Well, if the ordnance pertains to fuel tanks specifically, why not put waterproof tanks in the basement, and run sealed lines (including venting) up from there, locating the pumps somewhat higher. Obviously you're limited as to how much higher the pumps can be, but you can draw fuel a fair bit upwards on vacuum (maybe 20 feet?). If you're allowed to send pressurized air down the vent you could put the pumps up higher - I'm not sure what the laws are around that. If there are concerns with pressurized air mixing with fuel, another option might be a tank with a rubber bladder inside where the space between can be pressurized with either air or fluid - that's how they do it in liquid fueled rockets. As long as the tank and lines are waterproof you could keep it in the basement and operate indefinitely - but you'd need to work out all the details (like refueling - if the tank has to operate under pressure then you need to have pressure on the fueling lines as well, and suitable couplings and all that, unless you have more than one tank and can operate on one while fueling another).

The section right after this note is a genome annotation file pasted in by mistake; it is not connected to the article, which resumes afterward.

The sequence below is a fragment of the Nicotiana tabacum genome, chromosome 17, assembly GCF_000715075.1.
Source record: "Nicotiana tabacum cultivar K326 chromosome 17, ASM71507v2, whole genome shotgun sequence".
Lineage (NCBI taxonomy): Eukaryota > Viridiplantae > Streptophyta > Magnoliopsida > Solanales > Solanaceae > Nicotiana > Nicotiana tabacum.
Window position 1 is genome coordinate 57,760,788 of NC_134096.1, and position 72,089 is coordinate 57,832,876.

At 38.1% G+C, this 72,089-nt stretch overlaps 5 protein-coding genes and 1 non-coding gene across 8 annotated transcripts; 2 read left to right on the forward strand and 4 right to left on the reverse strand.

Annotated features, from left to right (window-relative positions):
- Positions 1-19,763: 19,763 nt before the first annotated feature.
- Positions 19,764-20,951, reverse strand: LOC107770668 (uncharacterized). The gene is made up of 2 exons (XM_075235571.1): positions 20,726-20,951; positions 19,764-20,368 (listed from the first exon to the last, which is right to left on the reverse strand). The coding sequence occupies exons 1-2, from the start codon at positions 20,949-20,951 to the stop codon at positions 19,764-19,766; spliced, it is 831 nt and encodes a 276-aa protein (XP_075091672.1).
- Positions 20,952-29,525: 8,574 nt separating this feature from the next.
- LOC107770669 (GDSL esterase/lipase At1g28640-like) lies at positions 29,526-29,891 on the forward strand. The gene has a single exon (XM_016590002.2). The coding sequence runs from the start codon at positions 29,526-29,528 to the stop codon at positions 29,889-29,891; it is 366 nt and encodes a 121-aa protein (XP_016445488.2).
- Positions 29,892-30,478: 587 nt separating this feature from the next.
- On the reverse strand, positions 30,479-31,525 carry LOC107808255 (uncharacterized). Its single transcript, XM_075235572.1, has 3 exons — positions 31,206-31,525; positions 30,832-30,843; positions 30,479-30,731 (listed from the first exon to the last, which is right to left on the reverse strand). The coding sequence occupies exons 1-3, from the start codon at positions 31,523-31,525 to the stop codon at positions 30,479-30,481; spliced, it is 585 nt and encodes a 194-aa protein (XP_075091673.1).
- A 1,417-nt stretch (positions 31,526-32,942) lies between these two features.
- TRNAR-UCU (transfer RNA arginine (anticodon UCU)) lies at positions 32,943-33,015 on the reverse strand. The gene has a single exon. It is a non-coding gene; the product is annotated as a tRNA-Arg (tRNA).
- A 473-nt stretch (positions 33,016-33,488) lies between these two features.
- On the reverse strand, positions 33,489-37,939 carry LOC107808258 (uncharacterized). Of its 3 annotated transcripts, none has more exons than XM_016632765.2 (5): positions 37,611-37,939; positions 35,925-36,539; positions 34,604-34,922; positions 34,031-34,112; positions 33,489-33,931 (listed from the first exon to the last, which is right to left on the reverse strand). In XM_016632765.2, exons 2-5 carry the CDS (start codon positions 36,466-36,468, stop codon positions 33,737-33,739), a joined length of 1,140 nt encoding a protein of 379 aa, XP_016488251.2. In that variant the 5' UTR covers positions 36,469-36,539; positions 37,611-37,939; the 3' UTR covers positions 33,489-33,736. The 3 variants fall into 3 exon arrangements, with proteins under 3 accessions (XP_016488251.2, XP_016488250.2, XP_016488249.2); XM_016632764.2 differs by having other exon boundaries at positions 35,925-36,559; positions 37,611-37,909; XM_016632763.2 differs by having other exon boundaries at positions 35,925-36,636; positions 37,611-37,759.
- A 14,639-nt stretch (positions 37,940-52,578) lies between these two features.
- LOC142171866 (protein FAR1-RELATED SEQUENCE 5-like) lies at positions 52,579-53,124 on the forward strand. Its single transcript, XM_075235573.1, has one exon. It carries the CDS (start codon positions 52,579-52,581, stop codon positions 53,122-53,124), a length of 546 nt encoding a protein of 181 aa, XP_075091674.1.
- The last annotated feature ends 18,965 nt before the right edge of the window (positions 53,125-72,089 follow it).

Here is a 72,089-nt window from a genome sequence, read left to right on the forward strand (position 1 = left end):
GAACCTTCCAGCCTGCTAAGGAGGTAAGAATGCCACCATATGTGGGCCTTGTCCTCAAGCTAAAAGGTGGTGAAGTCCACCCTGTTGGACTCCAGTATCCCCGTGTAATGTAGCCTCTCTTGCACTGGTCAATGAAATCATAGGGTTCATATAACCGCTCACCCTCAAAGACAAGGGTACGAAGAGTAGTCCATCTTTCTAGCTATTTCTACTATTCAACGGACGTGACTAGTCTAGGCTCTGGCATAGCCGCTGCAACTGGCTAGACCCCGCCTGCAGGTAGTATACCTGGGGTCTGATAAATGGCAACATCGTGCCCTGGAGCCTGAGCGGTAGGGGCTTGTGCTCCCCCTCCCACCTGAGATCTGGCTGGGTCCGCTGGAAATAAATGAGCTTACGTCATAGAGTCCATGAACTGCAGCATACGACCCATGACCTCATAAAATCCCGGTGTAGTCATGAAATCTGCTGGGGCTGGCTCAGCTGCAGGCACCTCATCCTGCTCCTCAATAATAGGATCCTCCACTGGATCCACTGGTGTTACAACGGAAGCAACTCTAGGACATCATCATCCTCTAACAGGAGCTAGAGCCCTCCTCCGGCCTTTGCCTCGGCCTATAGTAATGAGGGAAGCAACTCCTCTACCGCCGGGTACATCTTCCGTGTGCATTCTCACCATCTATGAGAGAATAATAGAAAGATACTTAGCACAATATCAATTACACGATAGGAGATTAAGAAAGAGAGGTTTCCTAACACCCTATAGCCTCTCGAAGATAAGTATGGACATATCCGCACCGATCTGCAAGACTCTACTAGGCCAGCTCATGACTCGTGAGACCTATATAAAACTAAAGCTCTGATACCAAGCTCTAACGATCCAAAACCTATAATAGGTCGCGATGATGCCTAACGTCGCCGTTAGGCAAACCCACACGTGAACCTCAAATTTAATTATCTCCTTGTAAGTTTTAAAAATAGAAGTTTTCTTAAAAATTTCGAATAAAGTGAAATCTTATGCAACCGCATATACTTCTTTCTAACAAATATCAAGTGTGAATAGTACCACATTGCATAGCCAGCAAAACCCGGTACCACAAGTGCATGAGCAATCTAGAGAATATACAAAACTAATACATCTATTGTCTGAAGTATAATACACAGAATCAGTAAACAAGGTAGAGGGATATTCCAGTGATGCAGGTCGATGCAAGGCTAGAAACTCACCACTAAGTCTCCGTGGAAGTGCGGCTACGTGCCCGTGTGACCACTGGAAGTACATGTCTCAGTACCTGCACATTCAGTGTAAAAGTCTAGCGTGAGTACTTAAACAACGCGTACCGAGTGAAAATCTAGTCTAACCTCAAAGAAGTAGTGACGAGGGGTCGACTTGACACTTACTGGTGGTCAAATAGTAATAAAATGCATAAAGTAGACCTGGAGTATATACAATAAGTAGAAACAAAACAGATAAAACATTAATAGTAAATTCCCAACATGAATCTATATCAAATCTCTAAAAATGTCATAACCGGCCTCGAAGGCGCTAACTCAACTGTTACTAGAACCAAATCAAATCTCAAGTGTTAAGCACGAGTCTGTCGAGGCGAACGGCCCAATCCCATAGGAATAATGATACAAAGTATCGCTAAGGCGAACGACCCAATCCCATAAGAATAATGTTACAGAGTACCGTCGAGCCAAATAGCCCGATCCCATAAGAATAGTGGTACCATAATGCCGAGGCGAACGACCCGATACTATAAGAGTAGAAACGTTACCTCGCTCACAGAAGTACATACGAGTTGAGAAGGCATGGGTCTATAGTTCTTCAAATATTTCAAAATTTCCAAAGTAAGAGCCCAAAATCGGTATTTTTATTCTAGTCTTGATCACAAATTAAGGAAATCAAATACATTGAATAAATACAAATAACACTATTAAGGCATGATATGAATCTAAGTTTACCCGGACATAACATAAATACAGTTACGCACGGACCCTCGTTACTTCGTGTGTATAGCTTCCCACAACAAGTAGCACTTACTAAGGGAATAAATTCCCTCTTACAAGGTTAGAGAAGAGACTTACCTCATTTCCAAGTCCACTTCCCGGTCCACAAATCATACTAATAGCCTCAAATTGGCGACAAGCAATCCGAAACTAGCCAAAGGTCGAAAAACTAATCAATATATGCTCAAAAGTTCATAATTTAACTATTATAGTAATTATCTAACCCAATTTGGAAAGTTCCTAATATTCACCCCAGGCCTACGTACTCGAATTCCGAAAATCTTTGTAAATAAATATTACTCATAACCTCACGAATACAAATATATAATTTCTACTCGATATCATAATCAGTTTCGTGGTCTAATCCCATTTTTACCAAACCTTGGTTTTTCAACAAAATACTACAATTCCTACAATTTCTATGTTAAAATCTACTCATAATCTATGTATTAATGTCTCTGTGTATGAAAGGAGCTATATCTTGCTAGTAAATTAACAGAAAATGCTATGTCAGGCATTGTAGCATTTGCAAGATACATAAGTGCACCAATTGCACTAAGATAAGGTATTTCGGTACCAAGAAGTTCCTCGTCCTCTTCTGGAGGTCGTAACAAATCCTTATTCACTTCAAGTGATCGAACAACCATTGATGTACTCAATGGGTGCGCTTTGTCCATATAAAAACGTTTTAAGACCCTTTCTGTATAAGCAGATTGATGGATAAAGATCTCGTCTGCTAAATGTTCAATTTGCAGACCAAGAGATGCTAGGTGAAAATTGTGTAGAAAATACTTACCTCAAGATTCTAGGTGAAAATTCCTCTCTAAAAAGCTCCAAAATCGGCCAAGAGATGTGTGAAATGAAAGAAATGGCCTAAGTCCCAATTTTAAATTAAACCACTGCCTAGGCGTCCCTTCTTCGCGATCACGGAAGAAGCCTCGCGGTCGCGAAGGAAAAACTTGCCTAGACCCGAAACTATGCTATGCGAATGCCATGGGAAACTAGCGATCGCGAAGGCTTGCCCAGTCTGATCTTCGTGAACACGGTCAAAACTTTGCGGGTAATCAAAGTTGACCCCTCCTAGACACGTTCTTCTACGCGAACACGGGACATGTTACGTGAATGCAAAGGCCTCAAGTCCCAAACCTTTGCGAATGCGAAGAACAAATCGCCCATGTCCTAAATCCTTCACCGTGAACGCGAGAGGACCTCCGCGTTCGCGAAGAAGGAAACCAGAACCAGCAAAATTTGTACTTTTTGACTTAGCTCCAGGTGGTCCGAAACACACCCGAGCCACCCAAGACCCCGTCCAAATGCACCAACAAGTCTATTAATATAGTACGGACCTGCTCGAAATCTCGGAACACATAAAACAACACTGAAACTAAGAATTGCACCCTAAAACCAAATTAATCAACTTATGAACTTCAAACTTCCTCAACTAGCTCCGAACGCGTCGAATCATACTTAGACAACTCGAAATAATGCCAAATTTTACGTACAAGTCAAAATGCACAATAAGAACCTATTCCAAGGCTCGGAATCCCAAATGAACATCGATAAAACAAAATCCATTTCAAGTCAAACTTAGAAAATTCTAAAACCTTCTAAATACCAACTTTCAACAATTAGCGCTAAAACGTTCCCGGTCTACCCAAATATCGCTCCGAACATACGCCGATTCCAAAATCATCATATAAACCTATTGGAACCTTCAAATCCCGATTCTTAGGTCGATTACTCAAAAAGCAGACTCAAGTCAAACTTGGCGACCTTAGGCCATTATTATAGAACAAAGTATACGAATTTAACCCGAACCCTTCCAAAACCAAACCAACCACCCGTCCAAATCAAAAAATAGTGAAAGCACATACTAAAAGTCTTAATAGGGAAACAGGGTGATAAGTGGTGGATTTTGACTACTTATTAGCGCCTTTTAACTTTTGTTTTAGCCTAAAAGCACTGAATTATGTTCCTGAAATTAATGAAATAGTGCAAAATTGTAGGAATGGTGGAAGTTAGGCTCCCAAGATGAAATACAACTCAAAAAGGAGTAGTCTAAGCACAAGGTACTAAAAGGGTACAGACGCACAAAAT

All of that entails certain hazards - you'd want well-trained personnel to operate it - you're starting to resemble operations on a jet or spacecraft...

    • If shit is going to hit the fan, the company (Datagram) that advertises "highly secure and fully redundant Disaster Recovery Solutions (DRS) ensure your company’s information is safe, duplicated and available immediately and at any time." probably should have its personal Disaster Recovery Solution in another state, not in the basement OR upstairs. Seriously. Why didn't they have as an insurance/contingency plan a relationship with another server network in a state that doesn't share the same power g
      • by Zeromous (668365)

        Disaster Recovery does not mean what you think it means.

        • by pepty (1976012) on Monday November 26, 2012 @11:45PM (#42101971)
          In this context doesn't it mean "your company’s information is safe, duplicated and available immediately and at any time."?
          • by Zeromous (668365)